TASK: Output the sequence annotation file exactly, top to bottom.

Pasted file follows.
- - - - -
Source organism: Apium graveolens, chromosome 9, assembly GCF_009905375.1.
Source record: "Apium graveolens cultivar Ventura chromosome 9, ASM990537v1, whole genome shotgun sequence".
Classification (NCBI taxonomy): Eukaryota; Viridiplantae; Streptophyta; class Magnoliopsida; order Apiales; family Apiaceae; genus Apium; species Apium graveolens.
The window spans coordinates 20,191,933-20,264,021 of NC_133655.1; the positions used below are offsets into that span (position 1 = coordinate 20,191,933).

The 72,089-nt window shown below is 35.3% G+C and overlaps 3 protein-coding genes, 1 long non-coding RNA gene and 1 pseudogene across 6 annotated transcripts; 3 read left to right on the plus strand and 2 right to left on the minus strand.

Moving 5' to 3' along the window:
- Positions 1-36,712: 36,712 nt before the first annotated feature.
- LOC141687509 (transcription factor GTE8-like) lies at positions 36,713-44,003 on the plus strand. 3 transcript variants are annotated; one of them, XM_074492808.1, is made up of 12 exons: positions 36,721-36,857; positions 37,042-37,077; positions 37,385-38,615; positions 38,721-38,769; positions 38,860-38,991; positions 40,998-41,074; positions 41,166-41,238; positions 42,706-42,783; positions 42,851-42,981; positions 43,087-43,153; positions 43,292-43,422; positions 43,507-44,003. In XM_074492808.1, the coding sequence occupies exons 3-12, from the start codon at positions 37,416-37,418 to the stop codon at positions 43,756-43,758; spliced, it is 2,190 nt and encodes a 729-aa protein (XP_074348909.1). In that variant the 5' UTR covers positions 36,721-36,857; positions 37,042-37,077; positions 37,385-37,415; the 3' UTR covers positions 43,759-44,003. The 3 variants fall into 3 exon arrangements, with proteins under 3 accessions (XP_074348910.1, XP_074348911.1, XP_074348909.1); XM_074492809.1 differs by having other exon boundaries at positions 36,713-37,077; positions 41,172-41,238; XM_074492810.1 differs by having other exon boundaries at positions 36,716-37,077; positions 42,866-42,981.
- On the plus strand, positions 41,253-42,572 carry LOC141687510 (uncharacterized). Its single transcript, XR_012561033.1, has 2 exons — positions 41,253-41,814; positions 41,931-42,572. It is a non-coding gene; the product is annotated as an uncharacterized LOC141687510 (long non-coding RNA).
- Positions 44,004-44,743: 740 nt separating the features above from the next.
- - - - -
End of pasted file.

Source organism: Apium graveolens, chromosome 9, assembly GCF_009905375.1.
Source record: "Apium graveolens cultivar Ventura chromosome 9, ASM990537v1, whole genome shotgun sequence".
Classification (NCBI taxonomy): Eukaryota; Viridiplantae; Streptophyta; class Magnoliopsida; order Apiales; family Apiaceae; genus Apium; species Apium graveolens.
The window spans coordinates 20,191,933-20,264,021 of NC_133655.1; the positions used below are offsets into that span (position 1 = coordinate 20,191,933).

The 72,089-nt window shown below is 35.3% G+C and overlaps 3 protein-coding genes, 1 long non-coding RNA gene and 1 pseudogene across 6 annotated transcripts; 3 read left to right on the plus strand and 2 right to left on the minus strand.

Moving 5' to 3' along the window:
- Positions 1-36,712: 36,712 nt before the first annotated feature.
- LOC141687509 (transcription factor GTE8-like) lies at positions 36,713-44,003 on the plus strand. 3 transcript variants are annotated; one of them, XM_074492808.1, is made up of 12 exons: positions 36,721-36,857; positions 37,042-37,077; positions 37,385-38,615; positions 38,721-38,769; positions 38,860-38,991; positions 40,998-41,074; positions 41,166-41,238; positions 42,706-42,783; positions 42,851-42,981; positions 43,087-43,153; positions 43,292-43,422; positions 43,507-44,003. In XM_074492808.1, the coding sequence occupies exons 3-12, from the start codon at positions 37,416-37,418 to the stop codon at positions 43,756-43,758; spliced, it is 2,190 nt and encodes a 729-aa protein (XP_074348909.1). In that variant the 5' UTR covers positions 36,721-36,857; positions 37,042-37,077; positions 37,385-37,415; the 3' UTR covers positions 43,759-44,003. The 3 variants fall into 3 exon arrangements, with proteins under 3 accessions (XP_074348910.1, XP_074348911.1, XP_074348909.1); XM_074492809.1 differs by having other exon boundaries at positions 36,713-37,077; positions 41,172-41,238; XM_074492810.1 differs by having other exon boundaries at positions 36,716-37,077; positions 42,866-42,981.
- On the plus strand, positions 41,253-42,572 carry LOC141687510 (uncharacterized). Its single transcript, XR_012561033.1, has 2 exons — positions 41,253-41,814; positions 41,931-42,572. It is a non-coding gene; the product is annotated as an uncharacterized LOC141687510 (long non-coding RNA).
- Positions 44,004-44,743: 740 nt separating the features above from the next.